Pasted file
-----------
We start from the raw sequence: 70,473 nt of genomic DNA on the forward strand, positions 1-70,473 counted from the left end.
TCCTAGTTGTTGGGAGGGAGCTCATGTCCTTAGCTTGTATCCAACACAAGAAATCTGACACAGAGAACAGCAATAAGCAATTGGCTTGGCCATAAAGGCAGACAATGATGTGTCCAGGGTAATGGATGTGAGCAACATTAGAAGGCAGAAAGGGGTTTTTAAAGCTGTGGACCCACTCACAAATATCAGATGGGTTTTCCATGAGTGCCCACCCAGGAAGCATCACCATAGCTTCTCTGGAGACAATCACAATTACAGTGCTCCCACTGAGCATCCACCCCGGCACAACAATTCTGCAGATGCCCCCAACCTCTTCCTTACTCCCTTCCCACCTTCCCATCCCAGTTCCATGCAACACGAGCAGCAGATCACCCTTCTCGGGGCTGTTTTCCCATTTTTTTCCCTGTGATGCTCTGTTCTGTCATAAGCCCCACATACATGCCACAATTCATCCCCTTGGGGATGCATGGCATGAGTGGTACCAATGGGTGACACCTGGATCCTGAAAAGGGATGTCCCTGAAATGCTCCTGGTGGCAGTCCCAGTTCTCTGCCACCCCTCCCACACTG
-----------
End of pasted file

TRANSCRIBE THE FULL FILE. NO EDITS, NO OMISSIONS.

We start from the raw sequence: 70,473 nt of genomic DNA on the forward strand, positions 1-70,473 counted from the left end.
TCCTAGTTGTTGGGAGGGAGCTCATGTCCTTAGCTTGTATCCAACACAAGAAATCTGACACAGAGAACAGCAATAAGCAATTGGCTTGGCCATAAAGGCAGACAATGATGTGTCCAGGGTAATGGATGTGAGCAACATTAGAAGGCAGAAAGGGGTTTTTAAAGCTGTGGACCCACTCACAAATATCAGATGGGTTTTCCATGAGTGCCCACCCAGGAAGCATCACCATAGCTTCTCTGGAGACAATCACAATTACAGTGCTCCCACTGAGCATCCACCCCGGCACAACAATTCTGCAGATGCCCCCAACCTCTTCCTTACTCCCTTCCCACCTTCCCATCCCAGTTCCATGCAACACGAGCAGCAGATCACCCTTCTCGGGGCTGTTTTCCCATTTTTTTCCCTGTGATGCTCTGTTCTGTCATAAGCCCCACATACATGCCACAATTCATCCCCTTGGGGATGCATGGCATGAGTGGTACCAATGGGTGACACCTGGATCCTGAAAAGGGATGTCCCTGAAATGCTCCTGGTGGCAGTCCCAGTTCTCTGCCACCCCTCCCACACTG